Appealing Your Tax Assessment – Part 3 of 4

A little about the Homestead Tax Credit:

From SDAT: “To help homeowners deal with large assessment increases on their principal residence, state law has established the Homestead Property Tax Credit. The Homestead Credit limits the increase in taxable assessments each year to a fixed percentage.”

If you feel your assessed value is too high, but decide not to appeal, particularly if you are protected by the Homestead Tax Credit, that is your choice. However, if you think you might sell within the next 3 years, it might still be worth appealing as your buyer will have to qualify on the full amount of the tax payment. Buyers don’t get the protection of the tax credit until they’ve been in the house for a year.

The Homestead Tax Credit does not affect your assessed value. It affects your payment. You may appeal your assessed value and still not see a marked reduction in payment because of the cap that is in place due to the tax credit. And even though you just got the assessment letter, you won’t know what the actual tax bill will be until July.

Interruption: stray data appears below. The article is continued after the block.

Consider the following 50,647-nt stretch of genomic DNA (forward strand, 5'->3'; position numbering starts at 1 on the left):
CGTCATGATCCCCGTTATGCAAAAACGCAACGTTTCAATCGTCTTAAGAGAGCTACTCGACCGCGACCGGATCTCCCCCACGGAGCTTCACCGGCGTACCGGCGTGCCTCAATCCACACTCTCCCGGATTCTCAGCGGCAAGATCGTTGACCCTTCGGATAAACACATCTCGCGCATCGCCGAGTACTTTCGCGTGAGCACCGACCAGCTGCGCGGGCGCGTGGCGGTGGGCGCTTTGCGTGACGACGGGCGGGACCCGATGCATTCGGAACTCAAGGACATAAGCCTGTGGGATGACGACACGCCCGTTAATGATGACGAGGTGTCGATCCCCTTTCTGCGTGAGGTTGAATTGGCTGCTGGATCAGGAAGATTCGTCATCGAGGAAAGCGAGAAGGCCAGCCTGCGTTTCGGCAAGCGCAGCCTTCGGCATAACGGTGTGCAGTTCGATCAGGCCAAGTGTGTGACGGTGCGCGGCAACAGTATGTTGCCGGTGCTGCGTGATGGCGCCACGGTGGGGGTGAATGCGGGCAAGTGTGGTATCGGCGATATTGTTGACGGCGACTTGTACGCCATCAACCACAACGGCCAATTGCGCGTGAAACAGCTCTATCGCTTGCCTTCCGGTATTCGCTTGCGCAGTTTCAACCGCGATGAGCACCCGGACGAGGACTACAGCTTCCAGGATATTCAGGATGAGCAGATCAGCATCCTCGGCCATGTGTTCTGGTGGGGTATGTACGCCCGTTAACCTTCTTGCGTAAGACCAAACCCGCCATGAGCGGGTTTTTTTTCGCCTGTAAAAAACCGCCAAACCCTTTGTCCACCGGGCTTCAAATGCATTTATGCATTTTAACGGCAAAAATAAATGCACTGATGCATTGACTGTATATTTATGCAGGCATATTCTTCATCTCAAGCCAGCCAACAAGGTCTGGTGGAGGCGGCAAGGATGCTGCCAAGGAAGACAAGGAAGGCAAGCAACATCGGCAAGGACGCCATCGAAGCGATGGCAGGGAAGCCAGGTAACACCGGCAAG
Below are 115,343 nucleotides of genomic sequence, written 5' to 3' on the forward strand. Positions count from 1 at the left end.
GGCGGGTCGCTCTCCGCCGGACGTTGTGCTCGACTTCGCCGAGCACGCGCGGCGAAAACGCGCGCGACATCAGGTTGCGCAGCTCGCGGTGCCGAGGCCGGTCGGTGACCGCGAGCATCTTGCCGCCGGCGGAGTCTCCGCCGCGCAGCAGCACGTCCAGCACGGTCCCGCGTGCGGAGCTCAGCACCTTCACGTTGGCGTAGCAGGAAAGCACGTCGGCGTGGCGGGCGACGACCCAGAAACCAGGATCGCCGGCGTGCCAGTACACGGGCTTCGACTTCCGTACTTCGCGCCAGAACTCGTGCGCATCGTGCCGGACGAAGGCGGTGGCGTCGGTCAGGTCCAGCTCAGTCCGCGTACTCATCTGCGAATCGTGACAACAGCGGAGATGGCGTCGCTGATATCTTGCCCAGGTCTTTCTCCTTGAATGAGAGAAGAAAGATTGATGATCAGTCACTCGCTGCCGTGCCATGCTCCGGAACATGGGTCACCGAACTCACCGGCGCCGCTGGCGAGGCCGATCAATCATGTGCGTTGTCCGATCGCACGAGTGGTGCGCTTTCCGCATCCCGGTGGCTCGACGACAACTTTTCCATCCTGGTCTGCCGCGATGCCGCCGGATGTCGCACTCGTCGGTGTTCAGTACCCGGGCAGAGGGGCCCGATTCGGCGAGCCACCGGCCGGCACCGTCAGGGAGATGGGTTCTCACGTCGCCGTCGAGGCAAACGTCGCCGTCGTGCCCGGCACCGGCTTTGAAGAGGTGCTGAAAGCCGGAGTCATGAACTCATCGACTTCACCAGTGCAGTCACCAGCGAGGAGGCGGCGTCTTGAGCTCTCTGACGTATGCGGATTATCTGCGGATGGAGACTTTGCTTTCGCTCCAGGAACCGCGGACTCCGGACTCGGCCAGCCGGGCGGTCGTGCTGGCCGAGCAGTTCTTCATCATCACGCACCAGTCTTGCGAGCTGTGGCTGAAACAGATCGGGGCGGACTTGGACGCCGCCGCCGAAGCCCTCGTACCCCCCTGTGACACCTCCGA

For example, if your home assessed at $400,000 and you think it is only worth $300,000, you might choose to appeal. However, if you already are protected by the Homestead Tax Credit, your actual payment might not change by much. BUT – if you sell, then the buyer has to qualify on the full tax payment for that $400,000. So even if it doesn’t change your payment, it is still worth challenging.

To find out if you are protected by the Homestead Tax Credit, go to http://sdat.dat.maryland.gov/RealProperty/Pages/default.aspx and scroll to the bottom. You do not qualify if the house is not your principle residence. If you want to see if the credit was applied on your current bill, go to http://taxinquiry.princegeorgescountymd.gov/

More in this series:

This entry was posted in Taxes and tagged . Bookmark the permalink.

Leave a Reply

Your email address will not be published. Required fields are marked *

CommentLuv badge

This site uses Akismet to reduce spam. Learn how your comment data is processed.